5 Things to Know About Great Danes

If you have room for larger-than-life affection and companionship, the Great Dane might be your perfect dog.

1. Key Characteristics

  • AKC Group: Working
  • Height: 28–36 inches
  • Weight: 140–175 pounds for males; 110–140 pounds for females
  • Life Expectancy: 7–10 years

Great Danes are among the world’s tallest breeds. Their short, thick coats can be brindle, fawn, blue, black, harlequin (irregular black or merle patches) or mantle.

2. Where They Came From

While some claim that Great Danes were drawn in Egyptian times as far back as 3000 B.C., written descriptions surfaced in Chinese writings around 1121 B.C.

The breed we’re familiar with today were hunting dogs used by the Germans to eradicate boar. They were developed in Europe in the 1800s and in 1876 were declared the national breed of Germany. Once their hunting purpose was no longer needed, Great Danes became companion pets.

Great Danes are affectionate and loyal dogs in big packages. By: Csanad Kiss (Top: Geoff Goldswain)

3. How Friendly Are They?

Great Danes can be intimidating, with their large, confident stature, but this giant breed is gentle and affectionate, generally getting along with other animals and people.

They do not have a high desire for chasing prey and are very protective of their families, but they don’t intentionally try to cause harm — they really are the gentle giants they are proclaimed to be. Almost 80% of Danes given the American Temperament Test have passed.

4. Is This the Right Dog for You?

Exercise Needs

Medium

MEDIUM: Great Danes grow quickly and for longer periods of time than other breeds.

This puts them at risk for problems with joints and bones. Because of this, you’ll want to limit the amount of exercise given to puppies during their growth.

Great Danes need regular walks to keep them on the path to a healthy lifestyle, but excessive running can cause potentially fatal bloating. Consistent and equivalent daily exercise is best for these gentle giants.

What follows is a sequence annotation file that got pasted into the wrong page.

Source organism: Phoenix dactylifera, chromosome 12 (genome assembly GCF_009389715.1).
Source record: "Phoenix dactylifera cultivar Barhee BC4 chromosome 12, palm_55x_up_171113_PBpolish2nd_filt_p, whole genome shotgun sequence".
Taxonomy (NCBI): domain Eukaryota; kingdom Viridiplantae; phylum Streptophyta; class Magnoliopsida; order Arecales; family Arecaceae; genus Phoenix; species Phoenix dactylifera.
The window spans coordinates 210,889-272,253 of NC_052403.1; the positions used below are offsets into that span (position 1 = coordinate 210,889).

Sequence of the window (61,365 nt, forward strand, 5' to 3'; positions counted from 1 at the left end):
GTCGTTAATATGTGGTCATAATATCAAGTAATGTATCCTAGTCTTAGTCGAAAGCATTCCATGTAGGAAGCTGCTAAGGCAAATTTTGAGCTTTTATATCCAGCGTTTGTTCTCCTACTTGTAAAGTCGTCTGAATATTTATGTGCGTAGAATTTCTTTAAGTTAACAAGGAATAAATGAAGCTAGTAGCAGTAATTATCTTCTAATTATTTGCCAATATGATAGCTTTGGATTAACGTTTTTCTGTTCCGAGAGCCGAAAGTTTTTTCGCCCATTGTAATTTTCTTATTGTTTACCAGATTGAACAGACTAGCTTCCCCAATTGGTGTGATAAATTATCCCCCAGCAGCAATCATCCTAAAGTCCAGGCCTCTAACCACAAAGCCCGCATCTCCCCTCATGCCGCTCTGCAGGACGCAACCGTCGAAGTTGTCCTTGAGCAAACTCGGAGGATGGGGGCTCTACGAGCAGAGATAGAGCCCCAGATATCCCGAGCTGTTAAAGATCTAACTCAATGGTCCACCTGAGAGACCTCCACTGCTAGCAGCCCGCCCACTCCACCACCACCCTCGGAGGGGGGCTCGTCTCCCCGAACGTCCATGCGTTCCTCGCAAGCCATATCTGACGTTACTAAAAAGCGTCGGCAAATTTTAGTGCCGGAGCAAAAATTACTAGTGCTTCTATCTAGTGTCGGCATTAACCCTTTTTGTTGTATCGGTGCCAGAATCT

Grooming Needs

Medium

MEDIUM: Ear cropping used to be done to protect the Great Dane’s ears from the boar they hunted. Today, some people still crop the ears for cosmetic purposes, but the practice is banned in several countries.

Regular bathing for these friendly dogs is not required. In fact, excessive bathing could strip the coat of essential oils.

Shedding is comparable to other short-haired breeds, and a daily brushing will minimize the effects of excessive hair on carpets and furniture.

Health Problems

Medium

MEDIUM: According to the Great Dane Club of America, the most common health problems associated with this dog breed are:

  • Bloat
  • Cancer
  • Heart problems
  • Various joint issues

Feeding the dogs at an elevated height and minimizing activity around feeding times can reduce the possibility of bloat.

Spaying or neutering is usually recommended to alleviate the likelihood of prostate cancer in males and false pregnancies and uterine infections in females.

Meet George, who once held the distinction of being the tallest dog in the world:

5. Where to Adopt One

If you’re looking to adopt, you’re in luck — oodles of Great Danes are available for adoption right now around the country.

If you decide to go with a breeder, make sure to ask for health clearances from both of the puppy’s parents. And, as always, watch out for puppy mill red flags.

Additional Resources

Kristine Lacoste

View posts by Kristine Lacoste
Kristine Lacoste, editor in chief of Petful, has been researching dog and cat breeds for nearly a decade and has observed the animals up close at dog shows in both the United States and the United Kingdom. She is the author of the book One Unforgettable Journey, which was nominated for a Maxwell Award from the Dog Writers Association of America, and was host of a weekly pet news segment on the National K-9 Academy Radio Show. In addition, she was the New Orleans coordinator for Dogs on Deployment, a nonprofit that helps military members and their pets, for 3 years. Kristine has researched and written about pet behaviors and care for many years. She holds a bachelor’s degree in psychology, another bachelor’s degree in English and a Master of Business Administration degree.

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